This article explores the relationship between weapon selection and attack lethality with respect to gun use also known as the "weapon instrumentality effect."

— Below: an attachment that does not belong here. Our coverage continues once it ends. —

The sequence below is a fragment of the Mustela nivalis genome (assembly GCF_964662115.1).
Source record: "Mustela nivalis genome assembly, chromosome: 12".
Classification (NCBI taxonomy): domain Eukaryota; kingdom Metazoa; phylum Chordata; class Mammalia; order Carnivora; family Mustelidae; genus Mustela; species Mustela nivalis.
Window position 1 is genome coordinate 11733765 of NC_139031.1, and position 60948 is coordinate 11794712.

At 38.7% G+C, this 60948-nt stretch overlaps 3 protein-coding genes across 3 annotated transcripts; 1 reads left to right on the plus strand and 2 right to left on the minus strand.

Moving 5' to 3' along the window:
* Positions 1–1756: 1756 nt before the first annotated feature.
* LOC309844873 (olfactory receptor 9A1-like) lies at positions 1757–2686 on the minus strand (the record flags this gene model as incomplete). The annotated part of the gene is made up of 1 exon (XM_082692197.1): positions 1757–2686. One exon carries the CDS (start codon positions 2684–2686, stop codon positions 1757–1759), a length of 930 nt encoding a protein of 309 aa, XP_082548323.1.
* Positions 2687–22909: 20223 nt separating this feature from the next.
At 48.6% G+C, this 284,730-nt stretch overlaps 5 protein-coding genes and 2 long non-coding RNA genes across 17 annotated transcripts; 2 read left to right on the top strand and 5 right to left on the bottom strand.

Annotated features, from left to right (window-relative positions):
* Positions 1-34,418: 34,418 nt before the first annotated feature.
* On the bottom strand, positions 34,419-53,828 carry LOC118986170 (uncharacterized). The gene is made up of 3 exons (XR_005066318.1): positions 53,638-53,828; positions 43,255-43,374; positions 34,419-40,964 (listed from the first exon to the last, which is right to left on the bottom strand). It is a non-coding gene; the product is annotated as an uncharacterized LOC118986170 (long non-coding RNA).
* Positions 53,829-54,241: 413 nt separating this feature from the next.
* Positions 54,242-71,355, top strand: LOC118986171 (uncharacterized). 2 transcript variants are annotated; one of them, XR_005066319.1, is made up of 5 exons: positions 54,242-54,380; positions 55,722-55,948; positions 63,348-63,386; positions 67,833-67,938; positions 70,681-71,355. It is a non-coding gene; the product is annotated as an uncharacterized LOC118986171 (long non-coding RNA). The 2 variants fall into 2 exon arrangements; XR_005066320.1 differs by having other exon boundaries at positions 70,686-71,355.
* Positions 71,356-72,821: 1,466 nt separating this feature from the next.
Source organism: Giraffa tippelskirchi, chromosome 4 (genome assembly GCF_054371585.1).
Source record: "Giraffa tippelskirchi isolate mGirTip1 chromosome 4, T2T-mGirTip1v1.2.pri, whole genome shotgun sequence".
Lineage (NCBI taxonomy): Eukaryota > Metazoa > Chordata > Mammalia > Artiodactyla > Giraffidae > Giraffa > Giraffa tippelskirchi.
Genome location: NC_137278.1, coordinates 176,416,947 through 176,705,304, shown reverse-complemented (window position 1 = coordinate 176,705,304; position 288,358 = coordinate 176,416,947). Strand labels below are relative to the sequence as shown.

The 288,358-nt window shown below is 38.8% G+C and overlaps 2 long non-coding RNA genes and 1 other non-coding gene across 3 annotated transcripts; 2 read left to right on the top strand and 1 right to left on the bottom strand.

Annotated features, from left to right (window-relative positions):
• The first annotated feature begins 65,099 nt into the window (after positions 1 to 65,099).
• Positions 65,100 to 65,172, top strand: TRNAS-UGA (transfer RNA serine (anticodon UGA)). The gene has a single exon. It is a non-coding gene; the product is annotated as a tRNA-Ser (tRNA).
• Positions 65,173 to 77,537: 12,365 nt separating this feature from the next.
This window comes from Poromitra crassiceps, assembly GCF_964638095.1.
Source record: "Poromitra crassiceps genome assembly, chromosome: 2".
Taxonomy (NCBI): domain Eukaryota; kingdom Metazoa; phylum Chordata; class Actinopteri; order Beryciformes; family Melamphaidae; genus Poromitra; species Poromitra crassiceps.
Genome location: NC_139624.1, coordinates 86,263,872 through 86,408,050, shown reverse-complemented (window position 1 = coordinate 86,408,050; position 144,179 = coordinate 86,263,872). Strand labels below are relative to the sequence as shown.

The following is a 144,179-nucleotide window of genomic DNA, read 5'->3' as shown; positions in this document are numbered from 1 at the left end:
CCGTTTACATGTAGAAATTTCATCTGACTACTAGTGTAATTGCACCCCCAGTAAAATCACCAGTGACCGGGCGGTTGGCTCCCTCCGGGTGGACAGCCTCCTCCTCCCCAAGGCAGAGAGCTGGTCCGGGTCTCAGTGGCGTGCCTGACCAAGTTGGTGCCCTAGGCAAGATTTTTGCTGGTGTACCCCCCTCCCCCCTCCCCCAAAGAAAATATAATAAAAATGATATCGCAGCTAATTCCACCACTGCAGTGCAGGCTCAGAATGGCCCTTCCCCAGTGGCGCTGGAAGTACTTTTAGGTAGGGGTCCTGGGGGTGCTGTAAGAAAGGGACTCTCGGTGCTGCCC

The study data included interviews with over 704 offenders regarding violent and potentially violent events experienced by the offenders. The researchers developed information on interaction type, weapon choice, and intent to do harm. Respondents were asked to recall incidents when they had avoided violence and incidents when they had perpetrated or experienced violence. As memory played a substantial role in data reliability, information regarding memory and memory reliability was presented. Prior research by Kleck and McElrath (1991) on weapon instrumentality effect was discussed. However, the authors’ data concerning weapons effect on likelihood of attack were opposite of the findings of the earlier researchers. The current study indicated that presence of a gun or knife made an attack more likely, not less likely. The authors caution that the ability to assess the weapon instrumentality effect of guns was complicated by the factors that influenced weapon choice. Specifically, individuals wishing to do the greatest harm may have an increased propensity to selecting a firearm as their weapon of choice. The authors’ analysis also provides independent effects that differ across the stages of an incident. 4 tables, 5 notes, 40 references, appendix